It is worth noting that this bill, which is co-sponsored by sixteen other senators including Elizabeth Warren, Sherrod Brown, and Kirsten Gillibrand, also includes mechanisms that would reduce the cost of drugs by not granting them patent monopolies that make their price high in the first place. One proposal would create a prize fund, which would allow for the patents on important new drugs to be purchased by the government and placed in the public domain. They could then be sold as generics as soon as they are put on the market.

The other provision would have the government finance some clinical trials of drugs after securing all patent rights. In this case, also the new drugs would be sold as generics. By paying for the trials (which would be conducted by private companies under contract), the government would be able to require that all test results were in the public domain.

This would allow doctors and other researchers to be able to determine if a particular drug was better for men than women, or appeared to cause bad reactions when mixed with other drugs. As it stands now, drug companies only have an incentive to publicly disclose information that they think will help them market their drugs. If the government paid for some number of clinical trials, it could help to set a new standard of disclosure with its practices, in addition to making new drugs available at generic prices.

–Dean Baker
The Best Way To Bring Down Drug Prices, Don’t Grant Patent Monopolies

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May 24

Republican Euphemisms for Their Vile Policy

Brian Beutler - Republican Euphemisms for Their Vile PolicyThe political durability of conservative economic doctrine owes a great deal to euphemisms. As the main exponents of that doctrine, Republicans seek to distribute income from the poor to the wealthy by gutting social programs and returning the savings to high-income earners through tax cuts. Euphemisms obscure the brutality of that underlying moral vision. The affluent, in the language of the right, are “job creators,” the poor are “dependents,” the central goal (reducing top marginal tax rates) is a “simplification,” the programs losing funding are being “reformed” or “saved,” and the purpose of this reordering, stripped of ideological valence, is “growth.”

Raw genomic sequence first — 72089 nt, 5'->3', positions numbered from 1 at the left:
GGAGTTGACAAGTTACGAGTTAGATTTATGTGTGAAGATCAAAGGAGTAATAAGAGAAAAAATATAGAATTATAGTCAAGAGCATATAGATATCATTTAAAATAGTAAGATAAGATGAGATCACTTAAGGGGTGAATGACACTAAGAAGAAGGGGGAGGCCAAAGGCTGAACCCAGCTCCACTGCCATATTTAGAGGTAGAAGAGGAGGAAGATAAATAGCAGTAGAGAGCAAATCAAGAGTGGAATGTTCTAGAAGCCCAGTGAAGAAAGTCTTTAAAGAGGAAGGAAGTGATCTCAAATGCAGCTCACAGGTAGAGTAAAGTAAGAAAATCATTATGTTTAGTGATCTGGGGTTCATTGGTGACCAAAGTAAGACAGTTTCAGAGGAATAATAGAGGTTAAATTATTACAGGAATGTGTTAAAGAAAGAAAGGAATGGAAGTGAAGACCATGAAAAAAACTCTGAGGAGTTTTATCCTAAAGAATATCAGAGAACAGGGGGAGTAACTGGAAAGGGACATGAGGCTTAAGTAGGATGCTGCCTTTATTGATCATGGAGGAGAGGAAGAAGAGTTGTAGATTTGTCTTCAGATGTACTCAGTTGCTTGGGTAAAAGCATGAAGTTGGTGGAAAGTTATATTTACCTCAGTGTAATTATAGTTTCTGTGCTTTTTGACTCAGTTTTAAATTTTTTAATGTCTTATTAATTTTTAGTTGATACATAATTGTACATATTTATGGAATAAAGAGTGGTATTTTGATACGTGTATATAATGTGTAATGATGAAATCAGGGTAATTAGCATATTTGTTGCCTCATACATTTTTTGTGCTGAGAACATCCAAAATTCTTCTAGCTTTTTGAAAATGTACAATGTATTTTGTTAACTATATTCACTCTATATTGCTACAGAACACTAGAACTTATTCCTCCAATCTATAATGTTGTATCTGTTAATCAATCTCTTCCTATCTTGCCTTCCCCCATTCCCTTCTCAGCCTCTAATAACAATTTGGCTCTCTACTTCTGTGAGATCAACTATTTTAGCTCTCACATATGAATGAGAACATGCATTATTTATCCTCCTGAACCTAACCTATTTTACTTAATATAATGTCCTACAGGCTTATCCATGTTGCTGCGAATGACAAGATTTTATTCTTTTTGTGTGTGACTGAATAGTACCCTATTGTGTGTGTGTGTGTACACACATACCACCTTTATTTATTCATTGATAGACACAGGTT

This familiar jargon survived the wreckage of George W Bush’s presidency, and remains bog standard Republican spin when tax cutting season rolls around. It is, to state the obvious, highly tendentious. But it is at least decodable.

It took a swindler of Donald Trump’s shamelessness, and the unexpected consolidation of power in Republican hands, to expose the limits of this spin. The breaking of Trump’s campaign promises, and the substitution of the old Republican agenda in the place of those promises, has forced Republicans to supplement spin with outright lies. Those lies were critical to the passage of the American Health Care Act, and to the advancement of other Republican priorities. This week — through the unveiling of Trump’s budget, and the coming Congressional Budget Office analysis of the AHCA — the lies are encountering reality for the first time.

–Brian Beutler
Will Republican Lies Catch Up to Them Before or After They Ruin People’s Lives?

Permanent link to this article: http://franklycurious.com/wp/2017/05/24/gop-euphemisms/

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May 18

Nobody Knows A Big Bang Theory Fan They Actually Like

The Big Bang TheoryThey say “fricking” instead of actually swearing. They probably have ketchup with every meal. Two Big Bang Theory fans I know genuinely own shoes which fasten with velcro. The word “basic” is a bit of a cruel insult to throw around willy-nilly — we can’t all listen to Mac DeMarco while munching gourmet scotch eggs — but they do tend to be united by a complete lack of imagination and cultural adventurousness.

It’s not just the fact that liking Big Bang Theory indicates a total lack of taste, it’s the vague sense that they feel that liking it is a big shiny gold badge of honor which indicates that they’re intellectually superior to fans of other sitcoms. As we’ve already established, The Big Bang Theory is not a clever program. It’s that middle of the road that if you swapped their references to Star Wars and astrophysics for references to forests and body hair you could be watching Harry & the Hendersons.

If you want intellectual jokes, go and watch Rosencrantz And Guildenstern Are Dead or something. You’ll not find them on Big Bang Theory, so drop the cleverer-than-thou attitude guys.

–Tom Nicholson
11 Reasons The Big Bang Theory Is the Worst Thing on TV

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May 17

Bizarre Conservative Silence About Comey’s Memo